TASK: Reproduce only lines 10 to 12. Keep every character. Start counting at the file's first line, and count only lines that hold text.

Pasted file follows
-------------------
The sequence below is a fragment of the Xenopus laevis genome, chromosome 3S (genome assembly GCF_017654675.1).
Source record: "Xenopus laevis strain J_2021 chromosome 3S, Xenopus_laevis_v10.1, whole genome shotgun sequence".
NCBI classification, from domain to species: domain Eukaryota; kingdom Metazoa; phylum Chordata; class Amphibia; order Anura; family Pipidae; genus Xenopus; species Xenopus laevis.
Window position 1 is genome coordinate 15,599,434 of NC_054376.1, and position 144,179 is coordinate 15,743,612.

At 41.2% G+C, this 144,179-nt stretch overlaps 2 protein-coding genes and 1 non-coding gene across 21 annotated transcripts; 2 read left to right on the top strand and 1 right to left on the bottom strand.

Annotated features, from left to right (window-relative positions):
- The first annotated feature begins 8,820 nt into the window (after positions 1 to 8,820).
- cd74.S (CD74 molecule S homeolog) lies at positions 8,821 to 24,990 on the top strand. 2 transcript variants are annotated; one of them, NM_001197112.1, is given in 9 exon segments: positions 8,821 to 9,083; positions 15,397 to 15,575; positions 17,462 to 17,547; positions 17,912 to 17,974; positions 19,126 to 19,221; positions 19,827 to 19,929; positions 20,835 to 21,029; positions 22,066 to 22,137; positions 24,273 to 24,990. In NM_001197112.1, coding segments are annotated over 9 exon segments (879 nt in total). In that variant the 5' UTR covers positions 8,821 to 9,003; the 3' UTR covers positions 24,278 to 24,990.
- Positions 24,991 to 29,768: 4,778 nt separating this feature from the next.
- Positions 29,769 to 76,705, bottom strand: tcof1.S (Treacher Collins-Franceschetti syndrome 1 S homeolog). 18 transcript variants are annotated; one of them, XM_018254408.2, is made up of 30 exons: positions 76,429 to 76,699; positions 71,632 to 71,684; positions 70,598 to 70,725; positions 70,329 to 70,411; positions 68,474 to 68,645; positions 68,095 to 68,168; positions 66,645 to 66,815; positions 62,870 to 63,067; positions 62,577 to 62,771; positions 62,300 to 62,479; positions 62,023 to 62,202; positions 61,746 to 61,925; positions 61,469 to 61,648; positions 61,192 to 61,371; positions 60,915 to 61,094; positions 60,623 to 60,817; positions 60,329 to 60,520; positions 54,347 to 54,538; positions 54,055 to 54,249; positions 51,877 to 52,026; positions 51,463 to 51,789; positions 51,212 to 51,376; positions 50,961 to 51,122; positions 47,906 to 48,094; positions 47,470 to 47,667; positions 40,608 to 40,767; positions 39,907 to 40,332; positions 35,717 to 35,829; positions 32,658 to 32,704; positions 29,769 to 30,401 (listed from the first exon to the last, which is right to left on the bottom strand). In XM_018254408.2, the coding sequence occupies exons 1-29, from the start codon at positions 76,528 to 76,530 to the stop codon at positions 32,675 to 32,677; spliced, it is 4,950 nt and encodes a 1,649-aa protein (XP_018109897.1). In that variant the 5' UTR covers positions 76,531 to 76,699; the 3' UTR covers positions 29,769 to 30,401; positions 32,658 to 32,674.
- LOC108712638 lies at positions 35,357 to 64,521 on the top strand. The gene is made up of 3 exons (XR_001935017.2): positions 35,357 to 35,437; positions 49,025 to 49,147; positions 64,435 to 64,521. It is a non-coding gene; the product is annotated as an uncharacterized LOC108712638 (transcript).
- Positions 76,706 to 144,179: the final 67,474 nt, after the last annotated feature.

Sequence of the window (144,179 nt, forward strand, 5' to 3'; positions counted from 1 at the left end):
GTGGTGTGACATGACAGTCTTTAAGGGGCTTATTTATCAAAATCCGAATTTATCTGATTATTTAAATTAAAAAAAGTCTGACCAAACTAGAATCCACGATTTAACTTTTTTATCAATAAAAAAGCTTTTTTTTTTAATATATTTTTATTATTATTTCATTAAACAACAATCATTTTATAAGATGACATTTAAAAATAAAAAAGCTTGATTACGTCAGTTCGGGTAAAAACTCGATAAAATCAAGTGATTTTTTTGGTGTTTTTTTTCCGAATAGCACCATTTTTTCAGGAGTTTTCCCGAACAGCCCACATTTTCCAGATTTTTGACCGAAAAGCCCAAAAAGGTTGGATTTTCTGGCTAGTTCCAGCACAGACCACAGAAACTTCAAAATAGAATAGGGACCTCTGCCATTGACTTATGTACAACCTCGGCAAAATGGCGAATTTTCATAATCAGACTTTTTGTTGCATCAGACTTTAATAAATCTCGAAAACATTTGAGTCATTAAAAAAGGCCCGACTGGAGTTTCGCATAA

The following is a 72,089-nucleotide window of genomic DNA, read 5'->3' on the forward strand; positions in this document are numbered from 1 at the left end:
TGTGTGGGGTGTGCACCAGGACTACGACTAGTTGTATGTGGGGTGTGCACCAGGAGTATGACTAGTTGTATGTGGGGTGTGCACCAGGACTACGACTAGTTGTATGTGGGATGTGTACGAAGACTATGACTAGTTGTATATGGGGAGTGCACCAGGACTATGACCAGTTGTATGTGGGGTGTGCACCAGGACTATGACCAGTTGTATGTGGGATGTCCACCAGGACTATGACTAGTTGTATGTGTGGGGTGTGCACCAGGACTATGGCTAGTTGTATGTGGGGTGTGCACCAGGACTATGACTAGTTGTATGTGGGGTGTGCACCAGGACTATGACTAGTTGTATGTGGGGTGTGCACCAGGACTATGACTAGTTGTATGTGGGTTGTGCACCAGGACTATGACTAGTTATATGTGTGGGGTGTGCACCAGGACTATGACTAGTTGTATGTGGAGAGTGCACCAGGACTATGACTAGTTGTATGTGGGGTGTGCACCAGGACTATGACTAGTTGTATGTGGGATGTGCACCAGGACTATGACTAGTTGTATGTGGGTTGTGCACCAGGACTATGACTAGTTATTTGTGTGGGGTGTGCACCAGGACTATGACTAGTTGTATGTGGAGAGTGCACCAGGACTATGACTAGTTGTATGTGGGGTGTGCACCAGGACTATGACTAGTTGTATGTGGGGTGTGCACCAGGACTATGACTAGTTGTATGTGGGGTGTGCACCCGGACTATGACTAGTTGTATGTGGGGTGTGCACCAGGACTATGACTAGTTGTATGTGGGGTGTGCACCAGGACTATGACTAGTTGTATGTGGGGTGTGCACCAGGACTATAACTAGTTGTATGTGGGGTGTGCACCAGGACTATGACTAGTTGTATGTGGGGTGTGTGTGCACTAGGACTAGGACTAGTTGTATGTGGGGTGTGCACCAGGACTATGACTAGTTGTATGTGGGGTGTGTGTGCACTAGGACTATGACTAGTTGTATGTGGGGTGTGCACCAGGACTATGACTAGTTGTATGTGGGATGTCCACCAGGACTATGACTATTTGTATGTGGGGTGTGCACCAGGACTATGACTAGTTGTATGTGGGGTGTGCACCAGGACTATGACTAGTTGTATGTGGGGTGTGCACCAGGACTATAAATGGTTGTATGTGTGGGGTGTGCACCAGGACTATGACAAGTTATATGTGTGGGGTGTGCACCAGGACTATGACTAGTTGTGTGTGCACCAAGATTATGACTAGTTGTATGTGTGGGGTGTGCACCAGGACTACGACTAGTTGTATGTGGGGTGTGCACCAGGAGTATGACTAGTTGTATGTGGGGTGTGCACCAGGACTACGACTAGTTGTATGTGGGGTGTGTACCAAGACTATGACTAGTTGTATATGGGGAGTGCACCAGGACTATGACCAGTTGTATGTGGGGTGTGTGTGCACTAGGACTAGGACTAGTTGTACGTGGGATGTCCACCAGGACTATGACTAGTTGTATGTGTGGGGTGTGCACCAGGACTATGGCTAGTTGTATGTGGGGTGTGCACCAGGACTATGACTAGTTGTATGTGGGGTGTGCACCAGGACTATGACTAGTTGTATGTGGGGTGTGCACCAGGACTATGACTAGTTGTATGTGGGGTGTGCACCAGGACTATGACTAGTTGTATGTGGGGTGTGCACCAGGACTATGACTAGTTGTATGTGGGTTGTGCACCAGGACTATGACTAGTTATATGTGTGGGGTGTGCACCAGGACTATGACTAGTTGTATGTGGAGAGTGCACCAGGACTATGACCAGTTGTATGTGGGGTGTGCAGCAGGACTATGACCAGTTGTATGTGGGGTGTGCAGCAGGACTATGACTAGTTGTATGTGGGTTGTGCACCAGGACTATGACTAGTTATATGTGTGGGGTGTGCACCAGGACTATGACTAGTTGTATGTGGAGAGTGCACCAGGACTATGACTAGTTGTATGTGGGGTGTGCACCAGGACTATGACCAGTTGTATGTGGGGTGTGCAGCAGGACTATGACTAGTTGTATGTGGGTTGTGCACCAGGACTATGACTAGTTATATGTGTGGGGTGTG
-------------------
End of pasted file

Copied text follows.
- Positions 29,769 to 76,705, bottom strand: tcof1.S (Treacher Collins-Franceschetti syndrome 1 S homeolog). 18 transcript variants are annotated; one of them, XM_018254408.2, is made up of 30 exons: positions 76,429 to 76,699; positions 71,632 to 71,684; positions 70,598 to 70,725; positions 70,329 to 70,411; positions 68,474 to 68,645; positions 68,095 to 68,168; positions 66,645 to 66,815; positions 62,870 to 63,067; positions 62,577 to 62,771; positions 62,300 to 62,479; positions 62,023 to 62,202; positions 61,746 to 61,925; positions 61,469 to 61,648; positions 61,192 to 61,371; positions 60,915 to 61,094; positions 60,623 to 60,817; positions 60,329 to 60,520; positions 54,347 to 54,538; positions 54,055 to 54,249; positions 51,877 to 52,026; positions 51,463 to 51,789; positions 51,212 to 51,376; positions 50,961 to 51,122; positions 47,906 to 48,094; positions 47,470 to 47,667; positions 40,608 to 40,767; positions 39,907 to 40,332; positions 35,717 to 35,829; positions 32,658 to 32,704; positions 29,769 to 30,401 (listed from the first exon to the last, which is right to left on the bottom strand). In XM_018254408.2, the coding sequence occupies exons 1-29, from the start codon at positions 76,528 to 76,530 to the stop codon at positions 32,675 to 32,677; spliced, it is 4,950 nt and encodes a 1,649-aa protein (XP_018109897.1). In that variant the 5' UTR covers positions 76,531 to 76,699; the 3' UTR covers positions 29,769 to 30,401; positions 32,658 to 32,674.
- LOC108712638 lies at positions 35,357 to 64,521 on the top strand. The gene is made up of 3 exons (XR_001935017.2): positions 35,357 to 35,437; positions 49,025 to 49,147; positions 64,435 to 64,521. It is a non-coding gene; the product is annotated as an uncharacterized LOC108712638 (transcript).
- Positions 76,706 to 144,179: the final 67,474 nt, after the last annotated feature.